Table of Contents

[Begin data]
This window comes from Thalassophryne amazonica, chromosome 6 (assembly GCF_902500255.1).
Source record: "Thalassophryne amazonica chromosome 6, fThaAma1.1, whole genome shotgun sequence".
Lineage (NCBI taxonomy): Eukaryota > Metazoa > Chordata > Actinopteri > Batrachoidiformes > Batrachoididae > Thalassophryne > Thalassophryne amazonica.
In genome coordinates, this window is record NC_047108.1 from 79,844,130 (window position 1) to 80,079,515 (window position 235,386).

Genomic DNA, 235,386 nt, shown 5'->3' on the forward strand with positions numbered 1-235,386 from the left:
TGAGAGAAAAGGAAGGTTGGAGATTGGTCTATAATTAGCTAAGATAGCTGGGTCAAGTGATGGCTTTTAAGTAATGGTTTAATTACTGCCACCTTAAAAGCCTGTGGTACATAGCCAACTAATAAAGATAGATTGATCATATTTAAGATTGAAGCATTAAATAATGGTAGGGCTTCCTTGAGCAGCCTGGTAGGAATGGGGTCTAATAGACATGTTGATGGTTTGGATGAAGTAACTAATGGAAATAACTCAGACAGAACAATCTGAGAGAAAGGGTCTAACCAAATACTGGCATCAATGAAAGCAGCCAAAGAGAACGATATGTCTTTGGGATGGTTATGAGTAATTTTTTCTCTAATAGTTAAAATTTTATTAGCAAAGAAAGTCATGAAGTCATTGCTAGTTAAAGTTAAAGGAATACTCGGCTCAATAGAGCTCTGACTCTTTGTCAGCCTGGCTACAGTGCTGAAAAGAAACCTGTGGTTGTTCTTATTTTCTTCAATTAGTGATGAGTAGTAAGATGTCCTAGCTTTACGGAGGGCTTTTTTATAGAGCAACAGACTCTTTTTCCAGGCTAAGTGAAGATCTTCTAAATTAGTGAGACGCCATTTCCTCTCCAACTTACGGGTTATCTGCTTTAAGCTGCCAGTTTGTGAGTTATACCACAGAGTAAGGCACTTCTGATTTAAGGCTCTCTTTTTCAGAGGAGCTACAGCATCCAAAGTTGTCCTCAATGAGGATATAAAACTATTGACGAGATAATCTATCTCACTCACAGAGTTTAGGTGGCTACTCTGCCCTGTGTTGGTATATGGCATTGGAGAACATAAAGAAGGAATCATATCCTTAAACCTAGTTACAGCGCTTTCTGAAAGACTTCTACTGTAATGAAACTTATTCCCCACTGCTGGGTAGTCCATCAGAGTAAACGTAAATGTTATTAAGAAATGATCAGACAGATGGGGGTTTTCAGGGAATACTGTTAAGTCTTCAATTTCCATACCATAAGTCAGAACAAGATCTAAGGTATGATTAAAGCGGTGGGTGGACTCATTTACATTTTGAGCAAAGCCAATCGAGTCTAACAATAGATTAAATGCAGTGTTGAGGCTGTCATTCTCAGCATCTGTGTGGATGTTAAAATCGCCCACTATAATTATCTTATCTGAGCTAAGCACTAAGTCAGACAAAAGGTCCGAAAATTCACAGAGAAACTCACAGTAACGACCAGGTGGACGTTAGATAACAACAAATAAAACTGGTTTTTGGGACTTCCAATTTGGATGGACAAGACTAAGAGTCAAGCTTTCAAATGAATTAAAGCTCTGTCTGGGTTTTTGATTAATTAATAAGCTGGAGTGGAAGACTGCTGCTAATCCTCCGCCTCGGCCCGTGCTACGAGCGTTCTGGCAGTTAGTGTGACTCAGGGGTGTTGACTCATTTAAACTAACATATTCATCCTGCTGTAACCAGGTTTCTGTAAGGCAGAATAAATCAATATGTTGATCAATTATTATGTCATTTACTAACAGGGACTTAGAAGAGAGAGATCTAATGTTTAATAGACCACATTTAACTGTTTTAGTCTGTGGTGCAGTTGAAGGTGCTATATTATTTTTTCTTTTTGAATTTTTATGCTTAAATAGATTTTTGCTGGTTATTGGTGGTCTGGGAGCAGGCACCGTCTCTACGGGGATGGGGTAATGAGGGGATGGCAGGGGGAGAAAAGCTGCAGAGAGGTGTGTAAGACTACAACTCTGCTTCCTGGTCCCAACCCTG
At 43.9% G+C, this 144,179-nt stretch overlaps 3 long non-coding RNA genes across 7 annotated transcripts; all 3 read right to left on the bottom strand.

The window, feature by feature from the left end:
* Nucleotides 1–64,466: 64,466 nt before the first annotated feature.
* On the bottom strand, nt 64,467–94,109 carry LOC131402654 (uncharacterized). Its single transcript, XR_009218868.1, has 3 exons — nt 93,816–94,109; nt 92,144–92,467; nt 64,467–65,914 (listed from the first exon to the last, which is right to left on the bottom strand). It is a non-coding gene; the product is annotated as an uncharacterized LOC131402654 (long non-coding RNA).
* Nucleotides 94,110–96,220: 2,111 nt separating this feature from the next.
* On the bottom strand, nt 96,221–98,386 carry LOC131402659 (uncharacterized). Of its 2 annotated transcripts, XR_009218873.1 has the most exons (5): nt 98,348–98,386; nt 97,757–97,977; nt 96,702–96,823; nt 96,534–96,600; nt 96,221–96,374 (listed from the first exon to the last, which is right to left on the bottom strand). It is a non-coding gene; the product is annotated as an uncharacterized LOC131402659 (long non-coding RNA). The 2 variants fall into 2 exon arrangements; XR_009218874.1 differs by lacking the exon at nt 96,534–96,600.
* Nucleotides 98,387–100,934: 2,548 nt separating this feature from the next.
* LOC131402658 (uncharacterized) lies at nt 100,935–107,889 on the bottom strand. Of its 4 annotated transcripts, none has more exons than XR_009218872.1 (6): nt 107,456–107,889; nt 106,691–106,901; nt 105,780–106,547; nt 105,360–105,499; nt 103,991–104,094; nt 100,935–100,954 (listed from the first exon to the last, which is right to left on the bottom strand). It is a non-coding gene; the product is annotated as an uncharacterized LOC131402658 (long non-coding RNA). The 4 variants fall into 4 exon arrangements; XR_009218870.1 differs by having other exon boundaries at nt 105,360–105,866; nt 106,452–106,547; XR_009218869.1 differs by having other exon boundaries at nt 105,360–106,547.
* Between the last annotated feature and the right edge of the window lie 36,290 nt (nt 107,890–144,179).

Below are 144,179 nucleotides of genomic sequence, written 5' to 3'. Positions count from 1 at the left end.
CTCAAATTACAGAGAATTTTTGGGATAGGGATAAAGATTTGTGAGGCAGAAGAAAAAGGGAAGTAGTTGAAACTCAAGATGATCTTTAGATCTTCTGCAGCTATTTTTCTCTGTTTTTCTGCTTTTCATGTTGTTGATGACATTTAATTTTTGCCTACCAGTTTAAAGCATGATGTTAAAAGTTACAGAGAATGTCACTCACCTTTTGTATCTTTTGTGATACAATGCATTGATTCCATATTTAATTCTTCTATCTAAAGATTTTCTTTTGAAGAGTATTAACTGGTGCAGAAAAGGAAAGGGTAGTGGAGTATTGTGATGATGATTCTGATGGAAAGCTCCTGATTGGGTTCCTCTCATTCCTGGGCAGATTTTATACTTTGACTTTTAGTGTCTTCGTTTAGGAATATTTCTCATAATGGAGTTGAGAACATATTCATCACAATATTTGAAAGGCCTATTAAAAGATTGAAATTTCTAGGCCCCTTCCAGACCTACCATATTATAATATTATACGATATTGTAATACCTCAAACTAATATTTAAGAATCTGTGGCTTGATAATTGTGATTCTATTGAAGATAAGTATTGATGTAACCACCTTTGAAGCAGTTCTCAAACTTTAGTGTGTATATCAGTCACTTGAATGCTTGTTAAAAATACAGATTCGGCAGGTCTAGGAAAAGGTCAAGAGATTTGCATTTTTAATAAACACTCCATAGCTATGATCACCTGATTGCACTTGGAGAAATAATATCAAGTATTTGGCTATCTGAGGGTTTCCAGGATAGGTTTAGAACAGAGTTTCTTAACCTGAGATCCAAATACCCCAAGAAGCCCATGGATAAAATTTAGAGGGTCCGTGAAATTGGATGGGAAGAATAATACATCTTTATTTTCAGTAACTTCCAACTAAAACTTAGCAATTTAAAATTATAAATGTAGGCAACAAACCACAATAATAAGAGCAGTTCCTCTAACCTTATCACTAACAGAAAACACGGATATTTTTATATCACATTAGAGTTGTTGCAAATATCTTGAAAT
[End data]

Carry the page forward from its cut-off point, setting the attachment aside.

"The area between the Great Lakes and Lake Winnipeg, bounded on the north by the Hudson Bay lowlands, is sometimes known as the "Petit Nord." Providing a link between the cities of eastern Canada and the western interior, it was a critical communication and transportation hub for the North American fur trade for over 200 years. It also became the dispersal point for waves of devastating disease. An extensive trading network, both among Aboriginal groups and fur trade society, carved a path for the diffusion of diseases such as smallpox, influenza, and measles. Over two centuries, these diseases were responsible for a monumental loss of life and forever transformed North American Aboriginal communities." "Historical geographer Paul Hackett meticulously traces the diffusion of these diseases from Europe through central Canada to the West. Hackett's analysis of evidence in fur trade journals and oral history, combined with this study of the diffusion behaviour, yields a comprehensive picture of where, when, and how the staggering impact of these epidemics was felt."--BOOK JACKET.